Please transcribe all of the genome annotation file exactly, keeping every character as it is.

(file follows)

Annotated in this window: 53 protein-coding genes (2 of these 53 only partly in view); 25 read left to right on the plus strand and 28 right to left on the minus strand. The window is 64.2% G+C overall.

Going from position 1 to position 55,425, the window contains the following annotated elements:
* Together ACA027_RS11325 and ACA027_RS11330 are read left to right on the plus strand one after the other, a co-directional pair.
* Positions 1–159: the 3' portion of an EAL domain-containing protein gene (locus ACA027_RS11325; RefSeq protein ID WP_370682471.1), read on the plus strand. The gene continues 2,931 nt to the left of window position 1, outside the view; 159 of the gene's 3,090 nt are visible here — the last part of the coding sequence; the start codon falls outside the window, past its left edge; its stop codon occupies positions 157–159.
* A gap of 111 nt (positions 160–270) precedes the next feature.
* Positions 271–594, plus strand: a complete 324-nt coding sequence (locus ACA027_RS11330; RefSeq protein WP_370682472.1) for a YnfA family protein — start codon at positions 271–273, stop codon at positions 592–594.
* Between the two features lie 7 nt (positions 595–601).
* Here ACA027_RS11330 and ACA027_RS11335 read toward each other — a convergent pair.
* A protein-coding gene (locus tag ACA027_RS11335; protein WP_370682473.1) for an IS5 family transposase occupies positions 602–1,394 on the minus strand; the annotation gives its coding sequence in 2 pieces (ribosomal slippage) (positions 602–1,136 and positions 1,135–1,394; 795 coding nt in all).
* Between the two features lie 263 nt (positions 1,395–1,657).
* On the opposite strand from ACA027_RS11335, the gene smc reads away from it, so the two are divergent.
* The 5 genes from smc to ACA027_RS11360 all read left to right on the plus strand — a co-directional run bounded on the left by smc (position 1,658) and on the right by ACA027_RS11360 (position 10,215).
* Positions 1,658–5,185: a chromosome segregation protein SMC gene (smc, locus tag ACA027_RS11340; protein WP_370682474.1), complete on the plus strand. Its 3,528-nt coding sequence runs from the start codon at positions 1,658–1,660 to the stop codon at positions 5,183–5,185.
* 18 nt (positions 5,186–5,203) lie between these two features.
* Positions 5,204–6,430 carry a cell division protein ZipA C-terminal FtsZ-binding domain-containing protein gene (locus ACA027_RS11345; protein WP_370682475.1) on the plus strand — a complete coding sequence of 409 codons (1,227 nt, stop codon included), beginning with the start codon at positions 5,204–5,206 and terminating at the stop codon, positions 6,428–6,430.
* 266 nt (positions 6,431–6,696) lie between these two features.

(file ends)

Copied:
Annotated in this window: 53 protein-coding genes (2 of these 53 only partly in view); 25 read left to right on the plus strand and 28 right to left on the minus strand. The window is 64.2% G+C overall.

Going from position 1 to position 55,425, the window contains the following annotated elements:
* Together ACA027_RS11325 and ACA027_RS11330 are read left to right on the plus strand one after the other, a co-directional pair.
* Positions 1–159: the 3' portion of an EAL domain-containing protein gene (locus ACA027_RS11325; RefSeq protein ID WP_370682471.1), read on the plus strand. The gene continues 2,931 nt to the left of window position 1, outside the view; 159 of the gene's 3,090 nt are visible here — the last part of the coding sequence; the start codon falls outside the window, past its left edge; its stop codon occupies positions 157–159.
* A gap of 111 nt (positions 160–270) precedes the next feature.
* Positions 271–594, plus strand: a complete 324-nt coding sequence (locus ACA027_RS11330; RefSeq protein WP_370682472.1) for a YnfA family protein — start codon at positions 271–273, stop codon at positions 592–594.
* Between the two features lie 7 nt (positions 595–601).
* Here ACA027_RS11330 and ACA027_RS11335 read toward each other — a convergent pair.
* A protein-coding gene (locus tag ACA027_RS11335; protein WP_370682473.1) for an IS5 family transposase occupies positions 602–1,394 on the minus strand; the annotation gives its coding sequence in 2 pieces (ribosomal slippage) (positions 602–1,136 and positions 1,135–1,394; 795 coding nt in all).
* Between the two features lie 263 nt (positions 1,395–1,657).
* On the opposite strand from ACA027_RS11335, the gene smc reads away from it, so the two are divergent.
* The 5 genes from smc to ACA027_RS11360 all read left to right on the plus strand — a co-directional run bounded on the left by smc (position 1,658) and on the right by ACA027_RS11360 (position 10,215).
* Positions 1,658–5,185: a chromosome segregation protein SMC gene (smc, locus tag ACA027_RS11340; protein WP_370682474.1), complete on the plus strand. Its 3,528-nt coding sequence runs from the start codon at positions 1,658–1,660 to the stop codon at positions 5,183–5,185.
* 18 nt (positions 5,186–5,203) lie between these two features.
* Positions 5,204–6,430 carry a cell division protein ZipA C-terminal FtsZ-binding domain-containing protein gene (locus ACA027_RS11345; protein WP_370682475.1) on the plus strand — a complete coding sequence of 409 codons (1,227 nt, stop codon included), beginning with the start codon at positions 5,204–5,206 and terminating at the stop codon, positions 6,428–6,430.
* 266 nt (positions 6,431–6,696) lie between these two features.